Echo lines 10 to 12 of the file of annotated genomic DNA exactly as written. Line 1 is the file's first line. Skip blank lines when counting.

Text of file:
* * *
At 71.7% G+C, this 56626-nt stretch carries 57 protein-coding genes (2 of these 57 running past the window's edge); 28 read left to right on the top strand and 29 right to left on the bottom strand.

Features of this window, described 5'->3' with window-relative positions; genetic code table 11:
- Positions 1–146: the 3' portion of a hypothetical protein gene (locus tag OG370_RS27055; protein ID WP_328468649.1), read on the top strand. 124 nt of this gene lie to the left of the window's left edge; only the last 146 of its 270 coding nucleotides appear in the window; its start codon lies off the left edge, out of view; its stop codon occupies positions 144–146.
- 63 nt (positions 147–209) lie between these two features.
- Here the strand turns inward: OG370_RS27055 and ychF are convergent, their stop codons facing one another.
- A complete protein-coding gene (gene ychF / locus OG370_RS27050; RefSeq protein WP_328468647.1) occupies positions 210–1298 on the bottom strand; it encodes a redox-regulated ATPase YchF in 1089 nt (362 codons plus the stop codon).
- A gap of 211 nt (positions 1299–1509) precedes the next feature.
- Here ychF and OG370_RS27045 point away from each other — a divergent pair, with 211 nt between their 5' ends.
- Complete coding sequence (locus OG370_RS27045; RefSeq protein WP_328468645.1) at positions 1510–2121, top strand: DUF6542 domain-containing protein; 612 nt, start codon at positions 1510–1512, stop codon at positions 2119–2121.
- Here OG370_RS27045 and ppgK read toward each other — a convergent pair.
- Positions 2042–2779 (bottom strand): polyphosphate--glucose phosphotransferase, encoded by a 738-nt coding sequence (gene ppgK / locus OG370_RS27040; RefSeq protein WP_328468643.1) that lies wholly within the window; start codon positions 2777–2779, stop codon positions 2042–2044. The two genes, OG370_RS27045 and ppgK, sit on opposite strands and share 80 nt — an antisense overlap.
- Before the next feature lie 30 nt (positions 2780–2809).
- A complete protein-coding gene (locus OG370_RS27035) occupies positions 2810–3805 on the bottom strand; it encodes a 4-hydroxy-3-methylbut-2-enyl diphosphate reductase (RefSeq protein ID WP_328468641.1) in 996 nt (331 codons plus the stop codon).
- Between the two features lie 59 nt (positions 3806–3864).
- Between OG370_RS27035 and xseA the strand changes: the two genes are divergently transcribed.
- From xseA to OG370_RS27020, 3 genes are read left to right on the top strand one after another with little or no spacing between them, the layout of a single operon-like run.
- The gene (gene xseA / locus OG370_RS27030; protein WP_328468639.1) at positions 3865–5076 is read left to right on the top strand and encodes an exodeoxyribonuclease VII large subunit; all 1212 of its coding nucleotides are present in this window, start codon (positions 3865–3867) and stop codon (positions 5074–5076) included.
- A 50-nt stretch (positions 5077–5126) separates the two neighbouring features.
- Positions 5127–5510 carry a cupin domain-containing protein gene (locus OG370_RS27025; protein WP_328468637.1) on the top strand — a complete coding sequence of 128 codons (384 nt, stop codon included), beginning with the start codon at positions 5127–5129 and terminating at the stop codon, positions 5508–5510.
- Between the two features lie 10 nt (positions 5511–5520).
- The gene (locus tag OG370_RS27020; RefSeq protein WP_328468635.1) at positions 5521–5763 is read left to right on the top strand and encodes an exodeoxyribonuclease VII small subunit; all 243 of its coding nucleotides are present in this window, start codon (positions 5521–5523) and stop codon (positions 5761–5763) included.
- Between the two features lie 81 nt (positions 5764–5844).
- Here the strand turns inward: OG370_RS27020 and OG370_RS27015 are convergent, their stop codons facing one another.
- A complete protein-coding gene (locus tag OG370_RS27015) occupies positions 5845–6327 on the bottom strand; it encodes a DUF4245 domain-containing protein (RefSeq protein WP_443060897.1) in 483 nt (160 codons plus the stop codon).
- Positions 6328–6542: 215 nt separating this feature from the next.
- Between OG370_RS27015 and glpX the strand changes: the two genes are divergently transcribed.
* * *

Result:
- Here OG370_RS27045 and ppgK read toward each other — a convergent pair.
- Positions 2042–2779 (bottom strand): polyphosphate--glucose phosphotransferase, encoded by a 738-nt coding sequence (gene ppgK / locus OG370_RS27040; RefSeq protein WP_328468643.1) that lies wholly within the window; start codon positions 2777–2779, stop codon positions 2042–2044. The two genes, OG370_RS27045 and ppgK, sit on opposite strands and share 80 nt — an antisense overlap.
- Before the next feature lie 30 nt (positions 2780–2809).